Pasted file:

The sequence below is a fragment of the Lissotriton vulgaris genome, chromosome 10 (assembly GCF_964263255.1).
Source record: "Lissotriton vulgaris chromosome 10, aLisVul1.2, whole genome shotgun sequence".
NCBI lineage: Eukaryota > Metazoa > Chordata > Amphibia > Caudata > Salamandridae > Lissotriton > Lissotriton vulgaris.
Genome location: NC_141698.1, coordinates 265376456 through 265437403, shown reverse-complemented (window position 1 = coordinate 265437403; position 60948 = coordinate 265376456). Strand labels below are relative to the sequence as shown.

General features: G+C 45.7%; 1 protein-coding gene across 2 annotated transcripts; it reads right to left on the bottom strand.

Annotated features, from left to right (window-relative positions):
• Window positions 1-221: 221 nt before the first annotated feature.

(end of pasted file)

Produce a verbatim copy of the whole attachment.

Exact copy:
The sequence below is a fragment of the Lissotriton vulgaris genome, chromosome 10 (assembly GCF_964263255.1).
Source record: "Lissotriton vulgaris chromosome 10, aLisVul1.2, whole genome shotgun sequence".
NCBI lineage: Eukaryota > Metazoa > Chordata > Amphibia > Caudata > Salamandridae > Lissotriton > Lissotriton vulgaris.
Genome location: NC_141698.1, coordinates 265376456 through 265437403, shown reverse-complemented (window position 1 = coordinate 265437403; position 60948 = coordinate 265376456). Strand labels below are relative to the sequence as shown.

General features: G+C 45.7%; 1 protein-coding gene across 2 annotated transcripts; it reads right to left on the bottom strand.

Annotated features, from left to right (window-relative positions):
• Window positions 1-221: 221 nt before the first annotated feature.